USF's innovation programs pump $582M into the economy

The University of South Florida’s innovation ecosystem pumps more than half a billion dollars annually into the state’s economy, with the bulk of that staying in the Tampa Bay Area, a new report says.

Miami-based consulting firm the Washington Economics Group finds that USF’s innovation enterprise, which includes the Technology Transfer Office, Tampa Bay Technology Incubator, the Office of Corporate Partnerships, and startups, early-stage companies, researchers and community partners in the USF Research Park, pumped $582 million annually into the Florida economy in 2018, with $548 million of that staying in Tampa Bay. That is a significant 45 percent increase from the firm’s initial analysis three years ago.

The findings further bolster USF’s growing national reputation as a major research university. USF, through its Technology Transfer Office, ranks among the top-10 public research universities in the country, and 16th worldwide, in securing patents for new technology, according to the National Academy of Inventors and the Intellectual Property Owners Association. The state university system’s Board of Governors has also designated USF as a preeminent research university, bringing in more money for enhanced research, top-notch faculty and additional student success programs.

The University of South Florida also is now ranked No. 44 on the newly released U.S. News and World Report list of best public universities in America -- USF’s highest position ever. Since 2015, USF has climbed 44 spots to No. 44 from No. 88, an unparalleled trajectory among public or private universities in the United States.

Paul Sanberg, USF Senior VP for Research, Innovation and Knowledge Enterprise, says turning innovation efforts into an economic driver for the region is a piece of that preeminent status.

“It’s part of our mission,” Sanberg says. “One of the legs of the stool of being a preeminent research university should be helping the economy and having a significant impact in Tampa Bay and the state of Florida.”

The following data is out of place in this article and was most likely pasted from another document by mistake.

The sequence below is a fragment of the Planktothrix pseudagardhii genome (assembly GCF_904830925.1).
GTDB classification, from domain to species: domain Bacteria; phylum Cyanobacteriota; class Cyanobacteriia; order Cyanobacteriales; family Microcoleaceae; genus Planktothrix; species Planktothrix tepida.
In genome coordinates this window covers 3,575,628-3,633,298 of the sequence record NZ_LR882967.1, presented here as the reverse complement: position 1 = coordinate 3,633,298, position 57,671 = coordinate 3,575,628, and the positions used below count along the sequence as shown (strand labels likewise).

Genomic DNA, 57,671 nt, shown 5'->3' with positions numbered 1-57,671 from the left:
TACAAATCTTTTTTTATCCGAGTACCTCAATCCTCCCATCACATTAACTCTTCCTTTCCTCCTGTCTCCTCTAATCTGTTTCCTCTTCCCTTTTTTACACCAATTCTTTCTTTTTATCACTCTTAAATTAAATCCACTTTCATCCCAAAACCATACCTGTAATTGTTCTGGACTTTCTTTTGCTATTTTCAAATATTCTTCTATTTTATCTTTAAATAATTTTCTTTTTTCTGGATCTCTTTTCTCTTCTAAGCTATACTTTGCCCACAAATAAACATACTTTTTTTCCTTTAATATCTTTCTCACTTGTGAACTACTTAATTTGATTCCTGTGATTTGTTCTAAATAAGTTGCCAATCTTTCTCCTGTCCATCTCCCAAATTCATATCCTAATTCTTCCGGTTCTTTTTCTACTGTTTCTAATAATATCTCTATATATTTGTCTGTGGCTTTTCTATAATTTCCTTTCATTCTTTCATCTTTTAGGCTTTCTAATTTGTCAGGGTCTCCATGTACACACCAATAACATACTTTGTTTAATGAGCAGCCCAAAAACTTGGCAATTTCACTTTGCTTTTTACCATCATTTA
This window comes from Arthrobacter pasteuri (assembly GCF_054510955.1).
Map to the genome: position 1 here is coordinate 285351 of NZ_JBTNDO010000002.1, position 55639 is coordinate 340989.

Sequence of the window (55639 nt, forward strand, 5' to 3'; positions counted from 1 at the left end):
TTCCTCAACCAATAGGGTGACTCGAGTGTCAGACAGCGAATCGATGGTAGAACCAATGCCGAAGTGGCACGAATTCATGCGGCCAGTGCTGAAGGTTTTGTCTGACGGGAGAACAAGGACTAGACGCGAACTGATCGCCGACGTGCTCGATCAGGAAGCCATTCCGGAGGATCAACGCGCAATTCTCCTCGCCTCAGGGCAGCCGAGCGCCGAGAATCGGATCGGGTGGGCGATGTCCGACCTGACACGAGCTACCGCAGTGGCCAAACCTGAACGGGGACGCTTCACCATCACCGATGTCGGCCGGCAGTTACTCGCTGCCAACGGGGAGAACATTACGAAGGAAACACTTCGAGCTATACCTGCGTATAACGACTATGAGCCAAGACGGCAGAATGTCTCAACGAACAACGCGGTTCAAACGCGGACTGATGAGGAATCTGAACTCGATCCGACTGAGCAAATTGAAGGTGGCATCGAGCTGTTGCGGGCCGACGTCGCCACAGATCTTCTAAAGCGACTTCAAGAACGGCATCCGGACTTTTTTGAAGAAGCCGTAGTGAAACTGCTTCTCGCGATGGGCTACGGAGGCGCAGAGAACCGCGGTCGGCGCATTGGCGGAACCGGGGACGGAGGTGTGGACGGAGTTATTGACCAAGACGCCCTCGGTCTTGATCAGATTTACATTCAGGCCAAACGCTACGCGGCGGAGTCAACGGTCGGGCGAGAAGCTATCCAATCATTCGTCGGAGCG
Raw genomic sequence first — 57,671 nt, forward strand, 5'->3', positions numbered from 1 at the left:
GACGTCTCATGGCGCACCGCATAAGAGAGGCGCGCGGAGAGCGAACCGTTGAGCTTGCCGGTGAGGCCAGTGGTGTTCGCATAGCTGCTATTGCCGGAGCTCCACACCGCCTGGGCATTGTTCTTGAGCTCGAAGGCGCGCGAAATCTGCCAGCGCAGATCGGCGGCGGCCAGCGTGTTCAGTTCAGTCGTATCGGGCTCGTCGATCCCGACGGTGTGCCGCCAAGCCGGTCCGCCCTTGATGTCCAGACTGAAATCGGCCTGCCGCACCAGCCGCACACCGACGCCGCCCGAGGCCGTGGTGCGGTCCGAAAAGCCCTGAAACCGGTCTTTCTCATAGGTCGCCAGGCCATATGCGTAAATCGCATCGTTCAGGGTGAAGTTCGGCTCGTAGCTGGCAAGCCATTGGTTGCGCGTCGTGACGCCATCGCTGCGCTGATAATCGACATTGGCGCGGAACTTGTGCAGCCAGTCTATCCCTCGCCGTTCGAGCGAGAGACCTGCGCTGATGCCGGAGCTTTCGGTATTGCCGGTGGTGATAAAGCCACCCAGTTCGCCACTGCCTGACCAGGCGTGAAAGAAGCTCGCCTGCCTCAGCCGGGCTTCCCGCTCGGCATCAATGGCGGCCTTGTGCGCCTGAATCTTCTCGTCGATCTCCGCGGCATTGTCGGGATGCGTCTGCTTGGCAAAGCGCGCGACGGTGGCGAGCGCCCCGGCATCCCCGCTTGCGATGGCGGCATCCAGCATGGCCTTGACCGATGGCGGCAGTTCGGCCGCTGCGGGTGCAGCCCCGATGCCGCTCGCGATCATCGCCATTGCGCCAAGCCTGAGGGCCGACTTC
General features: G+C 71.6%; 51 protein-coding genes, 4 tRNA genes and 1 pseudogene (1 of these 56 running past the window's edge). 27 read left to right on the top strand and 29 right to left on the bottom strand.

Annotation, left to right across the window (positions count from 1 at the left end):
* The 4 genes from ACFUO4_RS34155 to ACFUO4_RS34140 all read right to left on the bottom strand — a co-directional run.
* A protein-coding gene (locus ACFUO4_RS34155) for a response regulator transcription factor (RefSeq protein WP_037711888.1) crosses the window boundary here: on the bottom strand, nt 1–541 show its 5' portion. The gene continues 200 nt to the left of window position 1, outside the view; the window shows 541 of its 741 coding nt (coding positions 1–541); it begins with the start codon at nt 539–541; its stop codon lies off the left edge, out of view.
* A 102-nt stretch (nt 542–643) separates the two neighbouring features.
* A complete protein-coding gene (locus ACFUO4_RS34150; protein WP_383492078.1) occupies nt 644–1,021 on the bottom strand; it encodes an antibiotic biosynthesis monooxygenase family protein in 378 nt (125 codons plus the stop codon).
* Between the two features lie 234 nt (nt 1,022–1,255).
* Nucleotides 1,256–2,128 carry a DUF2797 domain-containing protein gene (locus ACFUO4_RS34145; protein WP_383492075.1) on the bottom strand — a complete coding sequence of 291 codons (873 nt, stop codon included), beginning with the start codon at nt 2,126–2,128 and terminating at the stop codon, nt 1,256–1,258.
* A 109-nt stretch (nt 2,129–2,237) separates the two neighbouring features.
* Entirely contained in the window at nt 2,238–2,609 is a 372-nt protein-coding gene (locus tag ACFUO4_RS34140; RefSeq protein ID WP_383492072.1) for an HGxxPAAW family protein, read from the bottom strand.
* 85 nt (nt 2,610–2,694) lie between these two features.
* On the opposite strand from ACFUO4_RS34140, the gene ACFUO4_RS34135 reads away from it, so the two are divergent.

The findings, he says, should show prospective faculty and students that USF has an environment with the resources and facilities to help them grow their research into a business.

The Washington Economics Group report says USF’s innovation efforts directly employ nearly 2,000 people in the Tampa Bay area and support another 2,068 at organizations and businesses that provide goods and services to innovation operations. Statewide, 82 percent of the jobs created through USF innovation programs are in knowledge-based services, an area that includes life sciences companies, IT operations, financial services and professional and administrative services.

Since the USF incubator has lab space, Sanberg says life sciences is a particularly strong filed for producing companies. Software development, cyber security and engineering are also strengths, he adds.

The report says that more than 800 companies have worked with USF Research & Innovation over the past five years. Firms such as Intezyne, Inc., which was formerly based in Massachusetts, have relocated to the USF Research Park, bringing high-wage jobs and opportunities to collaborate on research. Iovance Biotherapeutics is another success story the Washington Economics Group highlights. A publicly-traded company, Iovance is set to expand its research and product development facility in the USF Research Park for the third time in five years.

Sanberg says with the buildings used for USF’s innovation operations full and the incubator at capacity, it is time for USF to expand its own facilities to meet the growing demand its success has produced.

For more information on the report and USF innovation programs follow these links: The Economic Impacts of USF’s Innovation EnterpriseUSF patents, USF Research & Innovation, USF Enters Top 50 in U.S. News Rankings for the First Time.

Read more articles by Christopher Curry.

Chris Curry is a freelance writer living in Clearwater. Chris spent more than 15 years as a newspaper reporter, primarily in Ocala and Gainesville, before moving back home to the Tampa Bay Area. He enjoys our local music scene, great weather and the wealth of outdoor festivals.
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